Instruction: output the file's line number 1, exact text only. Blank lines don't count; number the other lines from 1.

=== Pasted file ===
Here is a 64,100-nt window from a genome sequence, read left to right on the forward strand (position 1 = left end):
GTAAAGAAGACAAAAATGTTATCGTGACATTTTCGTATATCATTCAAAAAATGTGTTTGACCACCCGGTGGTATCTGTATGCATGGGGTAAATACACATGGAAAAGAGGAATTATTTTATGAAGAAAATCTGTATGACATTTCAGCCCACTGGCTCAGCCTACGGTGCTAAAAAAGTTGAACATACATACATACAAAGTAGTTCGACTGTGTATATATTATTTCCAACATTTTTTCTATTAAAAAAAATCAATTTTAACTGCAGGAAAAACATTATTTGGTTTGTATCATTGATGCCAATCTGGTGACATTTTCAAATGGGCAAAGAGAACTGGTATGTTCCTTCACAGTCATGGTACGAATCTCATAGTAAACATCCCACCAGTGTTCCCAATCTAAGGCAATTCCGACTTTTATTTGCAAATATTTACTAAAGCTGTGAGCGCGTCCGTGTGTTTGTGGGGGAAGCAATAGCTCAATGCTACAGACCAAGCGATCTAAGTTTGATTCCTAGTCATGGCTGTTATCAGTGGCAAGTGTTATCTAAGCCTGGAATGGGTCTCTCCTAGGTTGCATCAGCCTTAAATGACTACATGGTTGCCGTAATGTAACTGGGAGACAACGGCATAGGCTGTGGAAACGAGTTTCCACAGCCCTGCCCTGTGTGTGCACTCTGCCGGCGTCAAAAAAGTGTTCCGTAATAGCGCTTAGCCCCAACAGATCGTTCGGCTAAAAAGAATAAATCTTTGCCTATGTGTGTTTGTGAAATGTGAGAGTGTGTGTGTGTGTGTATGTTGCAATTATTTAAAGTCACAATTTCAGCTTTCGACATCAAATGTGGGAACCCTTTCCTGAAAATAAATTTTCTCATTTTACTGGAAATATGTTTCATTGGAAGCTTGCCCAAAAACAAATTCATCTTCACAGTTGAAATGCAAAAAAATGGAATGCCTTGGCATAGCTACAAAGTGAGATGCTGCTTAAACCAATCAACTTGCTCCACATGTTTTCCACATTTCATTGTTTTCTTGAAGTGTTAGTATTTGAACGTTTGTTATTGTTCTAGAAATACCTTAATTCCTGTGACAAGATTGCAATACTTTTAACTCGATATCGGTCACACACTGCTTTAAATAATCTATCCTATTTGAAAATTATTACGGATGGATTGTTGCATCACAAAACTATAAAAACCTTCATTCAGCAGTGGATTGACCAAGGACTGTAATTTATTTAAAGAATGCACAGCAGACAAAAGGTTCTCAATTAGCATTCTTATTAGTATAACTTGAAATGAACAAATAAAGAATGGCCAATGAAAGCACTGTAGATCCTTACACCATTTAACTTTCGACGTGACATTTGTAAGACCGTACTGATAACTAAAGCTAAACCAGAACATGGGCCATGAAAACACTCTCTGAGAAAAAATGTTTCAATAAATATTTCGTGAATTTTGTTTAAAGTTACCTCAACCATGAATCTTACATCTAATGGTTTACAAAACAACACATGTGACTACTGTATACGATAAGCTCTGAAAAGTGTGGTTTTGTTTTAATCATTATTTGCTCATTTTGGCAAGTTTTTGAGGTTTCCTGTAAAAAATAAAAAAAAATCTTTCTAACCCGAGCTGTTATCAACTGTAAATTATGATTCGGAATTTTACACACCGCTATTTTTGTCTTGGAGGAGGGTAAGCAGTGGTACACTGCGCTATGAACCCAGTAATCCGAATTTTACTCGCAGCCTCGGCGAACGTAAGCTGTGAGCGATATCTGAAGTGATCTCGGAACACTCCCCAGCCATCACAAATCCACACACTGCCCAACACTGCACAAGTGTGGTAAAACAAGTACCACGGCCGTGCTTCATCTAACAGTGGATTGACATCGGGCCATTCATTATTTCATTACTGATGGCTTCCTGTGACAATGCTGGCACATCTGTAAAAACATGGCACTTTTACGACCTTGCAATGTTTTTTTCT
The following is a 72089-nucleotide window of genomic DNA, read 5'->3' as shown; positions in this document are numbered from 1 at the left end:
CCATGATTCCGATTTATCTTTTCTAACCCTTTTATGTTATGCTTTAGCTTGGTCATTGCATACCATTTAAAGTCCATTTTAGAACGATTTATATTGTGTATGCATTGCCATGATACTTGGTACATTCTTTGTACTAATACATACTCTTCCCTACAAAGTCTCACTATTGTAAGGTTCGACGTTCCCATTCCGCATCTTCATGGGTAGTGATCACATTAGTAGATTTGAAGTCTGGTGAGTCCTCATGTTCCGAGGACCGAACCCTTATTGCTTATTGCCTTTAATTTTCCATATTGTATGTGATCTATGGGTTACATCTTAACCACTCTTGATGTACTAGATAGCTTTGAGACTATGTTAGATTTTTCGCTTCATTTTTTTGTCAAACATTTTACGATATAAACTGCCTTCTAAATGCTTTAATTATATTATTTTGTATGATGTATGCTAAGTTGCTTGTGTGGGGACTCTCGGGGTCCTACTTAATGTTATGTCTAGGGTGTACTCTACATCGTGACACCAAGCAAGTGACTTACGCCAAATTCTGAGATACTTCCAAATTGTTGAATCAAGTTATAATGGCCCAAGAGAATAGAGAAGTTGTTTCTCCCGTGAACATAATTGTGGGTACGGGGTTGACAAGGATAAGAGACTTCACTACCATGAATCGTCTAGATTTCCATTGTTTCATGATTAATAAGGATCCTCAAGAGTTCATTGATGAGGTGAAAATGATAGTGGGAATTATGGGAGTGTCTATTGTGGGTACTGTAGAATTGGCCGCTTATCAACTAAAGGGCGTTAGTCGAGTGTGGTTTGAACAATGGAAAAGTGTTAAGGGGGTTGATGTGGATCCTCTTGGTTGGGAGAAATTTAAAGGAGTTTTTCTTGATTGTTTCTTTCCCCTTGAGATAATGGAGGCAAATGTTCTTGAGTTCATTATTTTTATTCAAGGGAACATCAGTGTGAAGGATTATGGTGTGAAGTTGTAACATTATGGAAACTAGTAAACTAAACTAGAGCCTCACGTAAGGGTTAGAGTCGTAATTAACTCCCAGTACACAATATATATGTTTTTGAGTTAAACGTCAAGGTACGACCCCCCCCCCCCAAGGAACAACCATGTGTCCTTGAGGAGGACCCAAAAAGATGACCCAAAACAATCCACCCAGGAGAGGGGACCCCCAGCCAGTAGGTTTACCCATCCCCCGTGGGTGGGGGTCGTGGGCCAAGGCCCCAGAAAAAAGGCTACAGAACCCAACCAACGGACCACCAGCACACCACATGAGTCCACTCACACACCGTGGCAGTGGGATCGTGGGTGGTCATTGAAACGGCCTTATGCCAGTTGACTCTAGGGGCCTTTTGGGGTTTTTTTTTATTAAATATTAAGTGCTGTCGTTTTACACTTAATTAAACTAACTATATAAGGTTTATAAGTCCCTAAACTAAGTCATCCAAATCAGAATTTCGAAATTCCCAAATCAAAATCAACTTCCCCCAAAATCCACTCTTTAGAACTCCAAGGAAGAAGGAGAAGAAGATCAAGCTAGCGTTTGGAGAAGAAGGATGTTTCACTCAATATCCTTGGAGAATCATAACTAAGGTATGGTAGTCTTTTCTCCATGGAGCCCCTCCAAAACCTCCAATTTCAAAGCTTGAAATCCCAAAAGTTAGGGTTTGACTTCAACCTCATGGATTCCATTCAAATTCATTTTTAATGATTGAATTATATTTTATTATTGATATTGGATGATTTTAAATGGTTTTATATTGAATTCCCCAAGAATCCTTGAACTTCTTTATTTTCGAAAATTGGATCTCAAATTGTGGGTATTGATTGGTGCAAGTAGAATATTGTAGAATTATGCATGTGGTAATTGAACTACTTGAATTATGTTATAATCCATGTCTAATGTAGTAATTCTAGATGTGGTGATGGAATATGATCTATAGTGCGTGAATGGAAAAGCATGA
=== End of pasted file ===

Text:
Here is a 64,100-nt window from a genome sequence, read left to right on the forward strand (position 1 = left end):